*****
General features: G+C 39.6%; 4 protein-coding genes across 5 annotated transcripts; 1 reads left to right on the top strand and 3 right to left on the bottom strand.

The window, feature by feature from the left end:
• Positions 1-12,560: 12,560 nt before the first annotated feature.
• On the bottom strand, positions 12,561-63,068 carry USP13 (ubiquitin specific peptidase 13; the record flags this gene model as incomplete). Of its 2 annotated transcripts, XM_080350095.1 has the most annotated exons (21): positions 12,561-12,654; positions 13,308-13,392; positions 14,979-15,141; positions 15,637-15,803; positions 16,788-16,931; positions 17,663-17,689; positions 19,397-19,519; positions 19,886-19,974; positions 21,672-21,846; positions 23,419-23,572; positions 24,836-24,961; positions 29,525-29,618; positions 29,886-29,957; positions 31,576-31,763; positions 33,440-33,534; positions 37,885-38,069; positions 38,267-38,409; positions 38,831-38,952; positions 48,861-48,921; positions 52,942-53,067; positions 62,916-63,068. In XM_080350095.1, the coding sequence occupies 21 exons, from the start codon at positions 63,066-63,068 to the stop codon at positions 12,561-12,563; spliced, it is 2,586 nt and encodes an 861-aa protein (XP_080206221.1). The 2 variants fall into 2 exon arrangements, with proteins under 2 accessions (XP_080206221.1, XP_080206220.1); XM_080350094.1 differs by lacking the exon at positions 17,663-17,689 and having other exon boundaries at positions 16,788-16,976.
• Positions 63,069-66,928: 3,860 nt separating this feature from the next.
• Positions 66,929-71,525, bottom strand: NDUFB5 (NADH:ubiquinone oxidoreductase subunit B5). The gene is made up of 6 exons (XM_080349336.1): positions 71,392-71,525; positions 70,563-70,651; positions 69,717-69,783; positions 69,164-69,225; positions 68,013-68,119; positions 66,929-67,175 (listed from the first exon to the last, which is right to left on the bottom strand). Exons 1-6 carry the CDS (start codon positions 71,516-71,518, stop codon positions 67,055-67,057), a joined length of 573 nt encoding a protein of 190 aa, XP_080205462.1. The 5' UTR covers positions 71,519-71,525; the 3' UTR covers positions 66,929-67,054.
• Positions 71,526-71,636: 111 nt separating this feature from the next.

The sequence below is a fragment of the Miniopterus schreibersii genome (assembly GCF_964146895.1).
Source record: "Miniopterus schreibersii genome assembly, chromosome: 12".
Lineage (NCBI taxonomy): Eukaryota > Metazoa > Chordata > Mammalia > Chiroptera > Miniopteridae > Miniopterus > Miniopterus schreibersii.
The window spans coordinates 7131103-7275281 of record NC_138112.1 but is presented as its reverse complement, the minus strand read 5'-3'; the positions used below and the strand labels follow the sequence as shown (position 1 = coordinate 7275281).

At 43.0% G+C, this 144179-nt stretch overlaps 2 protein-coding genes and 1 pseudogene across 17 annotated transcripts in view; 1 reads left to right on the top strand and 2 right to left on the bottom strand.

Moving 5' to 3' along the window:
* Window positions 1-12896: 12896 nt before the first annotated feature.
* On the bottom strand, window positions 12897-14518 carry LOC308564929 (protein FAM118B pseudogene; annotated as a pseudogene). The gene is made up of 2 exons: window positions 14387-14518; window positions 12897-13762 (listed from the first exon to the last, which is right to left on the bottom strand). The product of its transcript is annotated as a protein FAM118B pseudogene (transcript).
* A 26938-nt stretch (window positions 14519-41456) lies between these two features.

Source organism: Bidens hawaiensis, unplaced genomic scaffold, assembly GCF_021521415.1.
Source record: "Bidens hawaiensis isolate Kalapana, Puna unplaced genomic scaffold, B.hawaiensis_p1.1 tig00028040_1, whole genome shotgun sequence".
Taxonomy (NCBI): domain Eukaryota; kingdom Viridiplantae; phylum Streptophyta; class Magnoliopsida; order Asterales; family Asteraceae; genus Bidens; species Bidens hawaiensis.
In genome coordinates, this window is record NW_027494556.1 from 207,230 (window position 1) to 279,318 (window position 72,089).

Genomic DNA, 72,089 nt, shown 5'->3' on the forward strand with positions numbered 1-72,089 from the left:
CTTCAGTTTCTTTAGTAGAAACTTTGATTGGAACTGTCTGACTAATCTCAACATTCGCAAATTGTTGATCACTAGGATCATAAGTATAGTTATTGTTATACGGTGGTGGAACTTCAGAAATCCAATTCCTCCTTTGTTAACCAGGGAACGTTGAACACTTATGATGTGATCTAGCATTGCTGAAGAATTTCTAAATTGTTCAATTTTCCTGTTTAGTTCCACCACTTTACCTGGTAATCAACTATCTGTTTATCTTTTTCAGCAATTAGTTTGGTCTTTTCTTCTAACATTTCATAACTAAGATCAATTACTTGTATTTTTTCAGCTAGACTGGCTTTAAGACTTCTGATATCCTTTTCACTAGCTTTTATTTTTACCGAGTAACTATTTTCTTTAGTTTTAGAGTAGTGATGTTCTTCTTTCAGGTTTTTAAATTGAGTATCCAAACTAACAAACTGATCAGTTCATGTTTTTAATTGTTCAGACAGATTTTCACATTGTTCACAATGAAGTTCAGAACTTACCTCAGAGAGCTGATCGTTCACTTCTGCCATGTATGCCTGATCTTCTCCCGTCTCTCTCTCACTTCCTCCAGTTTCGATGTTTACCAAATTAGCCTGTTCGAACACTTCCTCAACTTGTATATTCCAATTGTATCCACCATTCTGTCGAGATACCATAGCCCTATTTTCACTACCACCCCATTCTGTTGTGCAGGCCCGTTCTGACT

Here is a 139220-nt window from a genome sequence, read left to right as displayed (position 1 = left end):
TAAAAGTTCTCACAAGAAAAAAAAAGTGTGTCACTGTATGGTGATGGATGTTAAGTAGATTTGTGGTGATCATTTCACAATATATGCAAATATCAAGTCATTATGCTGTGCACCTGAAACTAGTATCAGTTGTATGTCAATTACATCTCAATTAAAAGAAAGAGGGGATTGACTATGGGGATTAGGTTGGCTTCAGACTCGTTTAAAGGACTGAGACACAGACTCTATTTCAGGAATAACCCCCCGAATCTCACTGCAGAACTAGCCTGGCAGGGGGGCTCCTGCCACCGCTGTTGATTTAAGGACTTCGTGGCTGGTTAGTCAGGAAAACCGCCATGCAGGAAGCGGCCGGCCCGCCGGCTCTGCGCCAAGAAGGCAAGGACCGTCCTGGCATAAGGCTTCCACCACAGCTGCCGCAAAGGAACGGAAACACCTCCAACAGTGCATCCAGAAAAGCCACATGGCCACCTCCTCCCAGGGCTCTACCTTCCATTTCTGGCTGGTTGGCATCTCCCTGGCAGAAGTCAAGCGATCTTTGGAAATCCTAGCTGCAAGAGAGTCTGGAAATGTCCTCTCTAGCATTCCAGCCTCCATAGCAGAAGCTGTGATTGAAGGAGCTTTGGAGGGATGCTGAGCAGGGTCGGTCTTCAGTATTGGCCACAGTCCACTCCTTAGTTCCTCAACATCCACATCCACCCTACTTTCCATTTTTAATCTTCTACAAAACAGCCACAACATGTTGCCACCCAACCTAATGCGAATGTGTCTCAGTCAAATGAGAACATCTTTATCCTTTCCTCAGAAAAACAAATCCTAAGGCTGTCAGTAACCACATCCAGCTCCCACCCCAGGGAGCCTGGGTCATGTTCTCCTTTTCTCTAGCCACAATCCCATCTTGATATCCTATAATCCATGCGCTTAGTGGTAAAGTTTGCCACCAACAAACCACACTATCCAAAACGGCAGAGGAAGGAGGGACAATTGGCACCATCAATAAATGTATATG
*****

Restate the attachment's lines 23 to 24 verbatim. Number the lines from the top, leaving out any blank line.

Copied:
Here is a 139220-nt window from a genome sequence, read left to right as displayed (position 1 = left end):
TAAAAGTTCTCACAAGAAAAAAAAAGTGTGTCACTGTATGGTGATGGATGTTAAGTAGATTTGTGGTGATCATTTCACAATATATGCAAATATCAAGTCATTATGCTGTGCACCTGAAACTAGTATCAGTTGTATGTCAATTACATCTCAATTAAAAGAAAGAGGGGATTGACTATGGGGATTAGGTTGGCTTCAGACTCGTTTAAAGGACTGAGACACAGACTCTATTTCAGGAATAACCCCCCGAATCTCACTGCAGAACTAGCCTGGCAGGGGGGCTCCTGCCACCGCTGTTGATTTAAGGACTTCGTGGCTGGTTAGTCAGGAAAACCGCCATGCAGGAAGCGGCCGGCCCGCCGGCTCTGCGCCAAGAAGGCAAGGACCGTCCTGGCATAAGGCTTCCACCACAGCTGCCGCAAAGGAACGGAAACACCTCCAACAGTGCATCCAGAAAAGCCACATGGCCACCTCCTCCCAGGGCTCTACCTTCCATTTCTGGCTGGTTGGCATCTCCCTGGCAGAAGTCAAGCGATCTTTGGAAATCCTAGCTGCAAGAGAGTCTGGAAATGTCCTCTCTAGCATTCCAGCCTCCATAGCAGAAGCTGTGATTGAAGGAGCTTTGGAGGGATGCTGAGCAGGGTCGGTCTTCAGTATTGGCCACAGTCCACTCCTTAGTTCCTCAACATCCACATCCACCCTACTTTCCATTTTTAATCTTCTACAAAACAGCCACAACATGTTGCCACCCAACCTAATGCGAATGTGTCTCAGTCAAATGAGAACATCTTTATCCTTTCCTCAGAAAAACAAATCCTAAGGCTGTCAGTAACCACATCCAGCTCCCACCCCAGGGAGCCTGGGTCATGTTCTCCTTTTCTCTAGCCACAATCCCATCTTGATATCCTATAATCCATGCGCTTAGTGGTAAAGTTTGCCACCAACAAACCACACTATCCAAAACGGCAGAGGAAGGAGGGACAATTGGCACCATCAATAAATGTATATG